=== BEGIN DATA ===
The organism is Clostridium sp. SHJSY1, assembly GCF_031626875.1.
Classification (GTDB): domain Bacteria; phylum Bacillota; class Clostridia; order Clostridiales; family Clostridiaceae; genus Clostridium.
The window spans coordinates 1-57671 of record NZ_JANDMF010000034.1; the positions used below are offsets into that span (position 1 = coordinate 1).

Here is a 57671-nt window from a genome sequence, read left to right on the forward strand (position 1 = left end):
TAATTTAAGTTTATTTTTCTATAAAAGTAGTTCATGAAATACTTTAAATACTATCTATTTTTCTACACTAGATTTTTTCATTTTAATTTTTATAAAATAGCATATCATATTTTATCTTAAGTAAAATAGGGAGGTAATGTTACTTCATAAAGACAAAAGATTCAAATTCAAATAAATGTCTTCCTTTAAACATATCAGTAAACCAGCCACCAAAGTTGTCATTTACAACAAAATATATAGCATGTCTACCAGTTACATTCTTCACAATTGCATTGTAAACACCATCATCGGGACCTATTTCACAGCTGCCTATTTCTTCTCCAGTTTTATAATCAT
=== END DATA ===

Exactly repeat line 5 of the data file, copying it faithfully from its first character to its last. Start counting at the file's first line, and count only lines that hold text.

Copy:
TAATTTAAGTTTATTTTTCTATAAAAGTAGTTCATGAAATACTTTAAATACTATCTATTTTTCTACACTAGATTTTTTCATTTTAATTTTTATAAAATAGCATATCATATTTTATCTTAAGTAAAATAGGGAGGTAATGTTACTTCATAAAGACAAAAGATTCAAATTCAAATAAATGTCTTCCTTTAAACATATCAGTAAACCAGCCACCAAAGTTGTCATTTACAACAAAATATATAGCATGTCTACCAGTTACATTCTTCACAATTGCATTGTAAACACCATCATCGGGACCTATTTCACAGCTGCCTATTTCTTCTCCAGTTTTATAATCAT